Massachusetts may be heading closer to a settlement agreement with Bank of America Corp., as the bank agreed to redeem $43 million of auction-rate securities owned by the Massachusetts Turnpike Authority and the Massachusetts Housing Partnership.

Secretary of the Commonwealth William Francis Galvin continues to negotiate with Bank of America regarding the sale of auction-rate securities to Massachusetts investors, but in the meantime Bank of America will buy at par $18 million in auction-rate investments from MassPike, while the MHP will gain about $25 million for its ARS, according to Galvin spokesman Brian McNeff.

"This was something that the Securities Division had been asking for as part of a settlement," McNeff said. "They have done it, but the overall settlement is still being worked on."

Bank of America spokeswoman Louise Hennessy declined to comment on the negotiations with Galvin's office.

The payment agreement will reduce MassPike's total auction-rate investments to $10 million of ARS purchased from Morgan Stanley. In January, the authority began evaluating its auction-rate investments and sold off many of them.

The authority also received in early May a $4 million payment from UBS Securities LLC to redeem MassPike's auction-rate investments after state Attorney General Martha Coakley worked out a $35 million settlement with the Swiss bank.

MassPike executive director Alan LeBovich said investing in ARS has not affected the authority's finances, but eliminating auction-rate investments from the agency's portfolio is prudent.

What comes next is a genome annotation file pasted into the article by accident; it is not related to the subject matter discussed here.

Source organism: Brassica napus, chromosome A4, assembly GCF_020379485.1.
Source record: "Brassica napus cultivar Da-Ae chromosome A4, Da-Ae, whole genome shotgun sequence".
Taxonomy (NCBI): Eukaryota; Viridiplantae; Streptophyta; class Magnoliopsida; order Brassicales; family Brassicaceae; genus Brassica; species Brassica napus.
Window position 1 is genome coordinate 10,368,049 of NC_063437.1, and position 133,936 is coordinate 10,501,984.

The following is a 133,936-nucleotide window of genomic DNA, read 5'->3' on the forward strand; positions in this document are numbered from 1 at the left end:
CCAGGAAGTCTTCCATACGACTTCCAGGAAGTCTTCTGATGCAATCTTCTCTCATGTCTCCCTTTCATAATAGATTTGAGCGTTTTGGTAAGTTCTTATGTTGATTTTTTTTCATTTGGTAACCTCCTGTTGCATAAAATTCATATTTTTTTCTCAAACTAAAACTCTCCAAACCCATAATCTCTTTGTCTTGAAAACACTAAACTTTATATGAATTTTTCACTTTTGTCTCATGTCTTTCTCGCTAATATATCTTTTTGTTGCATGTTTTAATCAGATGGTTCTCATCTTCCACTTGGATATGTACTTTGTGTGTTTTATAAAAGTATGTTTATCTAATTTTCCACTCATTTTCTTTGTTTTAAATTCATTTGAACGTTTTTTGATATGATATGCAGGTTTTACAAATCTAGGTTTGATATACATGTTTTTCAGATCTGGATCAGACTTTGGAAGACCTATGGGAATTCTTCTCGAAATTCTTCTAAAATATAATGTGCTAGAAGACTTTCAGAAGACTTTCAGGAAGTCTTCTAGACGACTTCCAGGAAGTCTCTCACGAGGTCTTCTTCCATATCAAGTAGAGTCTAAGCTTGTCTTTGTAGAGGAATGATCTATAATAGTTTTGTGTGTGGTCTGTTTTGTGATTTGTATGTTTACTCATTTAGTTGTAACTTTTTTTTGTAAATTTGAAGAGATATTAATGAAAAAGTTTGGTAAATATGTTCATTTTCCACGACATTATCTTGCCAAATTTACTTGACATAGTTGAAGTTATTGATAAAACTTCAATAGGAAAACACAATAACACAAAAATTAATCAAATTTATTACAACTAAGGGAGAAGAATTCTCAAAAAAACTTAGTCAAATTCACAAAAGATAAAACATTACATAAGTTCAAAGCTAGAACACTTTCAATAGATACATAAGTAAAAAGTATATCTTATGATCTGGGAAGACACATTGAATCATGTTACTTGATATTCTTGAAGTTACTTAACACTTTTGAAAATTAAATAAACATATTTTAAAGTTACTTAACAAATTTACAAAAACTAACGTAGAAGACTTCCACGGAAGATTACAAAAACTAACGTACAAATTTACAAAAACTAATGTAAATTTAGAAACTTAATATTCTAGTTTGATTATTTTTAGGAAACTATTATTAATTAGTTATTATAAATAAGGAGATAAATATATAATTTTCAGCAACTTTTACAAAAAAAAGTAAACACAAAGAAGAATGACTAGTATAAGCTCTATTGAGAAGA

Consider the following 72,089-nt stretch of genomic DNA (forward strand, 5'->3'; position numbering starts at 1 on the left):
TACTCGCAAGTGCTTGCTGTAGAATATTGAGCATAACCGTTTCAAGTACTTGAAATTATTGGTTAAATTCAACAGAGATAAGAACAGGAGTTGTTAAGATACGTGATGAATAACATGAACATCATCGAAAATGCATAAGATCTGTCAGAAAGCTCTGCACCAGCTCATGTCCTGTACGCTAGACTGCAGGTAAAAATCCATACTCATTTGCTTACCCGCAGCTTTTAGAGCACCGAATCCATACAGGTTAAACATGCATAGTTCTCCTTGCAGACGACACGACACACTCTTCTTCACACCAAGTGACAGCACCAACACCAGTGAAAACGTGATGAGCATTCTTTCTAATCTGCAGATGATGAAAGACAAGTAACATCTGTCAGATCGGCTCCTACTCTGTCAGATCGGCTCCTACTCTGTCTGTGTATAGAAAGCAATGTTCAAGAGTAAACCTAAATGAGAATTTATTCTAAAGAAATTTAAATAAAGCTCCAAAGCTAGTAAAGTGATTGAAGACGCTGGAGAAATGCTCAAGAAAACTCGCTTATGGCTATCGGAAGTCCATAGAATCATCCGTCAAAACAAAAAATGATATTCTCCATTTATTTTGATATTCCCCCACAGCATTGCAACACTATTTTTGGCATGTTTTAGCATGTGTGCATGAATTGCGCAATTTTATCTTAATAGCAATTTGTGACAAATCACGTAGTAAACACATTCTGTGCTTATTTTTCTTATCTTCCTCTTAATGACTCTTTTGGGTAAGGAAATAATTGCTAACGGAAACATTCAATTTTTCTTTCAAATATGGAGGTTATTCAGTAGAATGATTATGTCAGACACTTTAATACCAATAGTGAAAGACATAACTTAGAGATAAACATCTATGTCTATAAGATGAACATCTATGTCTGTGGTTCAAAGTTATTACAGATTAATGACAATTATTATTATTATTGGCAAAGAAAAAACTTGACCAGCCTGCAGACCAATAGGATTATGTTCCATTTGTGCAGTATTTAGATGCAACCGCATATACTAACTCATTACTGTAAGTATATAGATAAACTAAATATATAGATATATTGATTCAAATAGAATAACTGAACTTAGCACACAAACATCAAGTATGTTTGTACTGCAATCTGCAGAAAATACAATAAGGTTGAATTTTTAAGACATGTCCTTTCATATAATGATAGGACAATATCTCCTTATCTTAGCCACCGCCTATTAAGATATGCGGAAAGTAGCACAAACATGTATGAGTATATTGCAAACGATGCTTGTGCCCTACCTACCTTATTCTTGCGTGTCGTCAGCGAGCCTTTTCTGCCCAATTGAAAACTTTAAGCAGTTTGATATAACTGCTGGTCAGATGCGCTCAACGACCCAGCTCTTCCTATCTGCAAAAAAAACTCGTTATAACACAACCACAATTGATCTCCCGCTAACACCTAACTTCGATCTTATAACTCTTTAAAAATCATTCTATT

"We had no problems. We were getting our current interest, but we're glad that [Galvin] did it so we'll just get out of it," LeBovich said. "It didn't cost us anything, we didn't make anything, we didn't lose anything. It doesn't change our financial situation at all, despite what some people report, and we had our own program underway to get out of the auction-rate securities. We started in January, when I started here, a program to get out of them."

MassPike oversees the 138-mile long Massachusetts Turnpike, which connects Boston to the New York border.

Like MassPike, the MHP was also glad that Bank of America will redeem its ARS, but MHP spokesman Rus Lodi declined to discuss the issue further.

"We're pleased that Bank of America has agreed to repurchase our auction-rate securities and are grateful to [Galvin] and other state and federal regulators who have worked tirelessly in seeking a fair resolution for investors," said MHP executive director Clark Ziegler in a prepared statement.

The MHP oversees a $1 billion loan pool used to create and preserve affordable housing. A 1990 state law created the pool and requires companies that purchase Massachusetts banks to provide the MHP with funds for low-income housing.

The potential settlement with Bank of America follows the May agreement with UBS and a tentative settlement that Galvin reached last week with Merrill Lynch & Co. on ARS that it sold to Massachusetts investors. That agreement includes Merrill redeeming, at par, all illiquid ARS held by investors with less than $3 million of deposits beginning Oct. 15.

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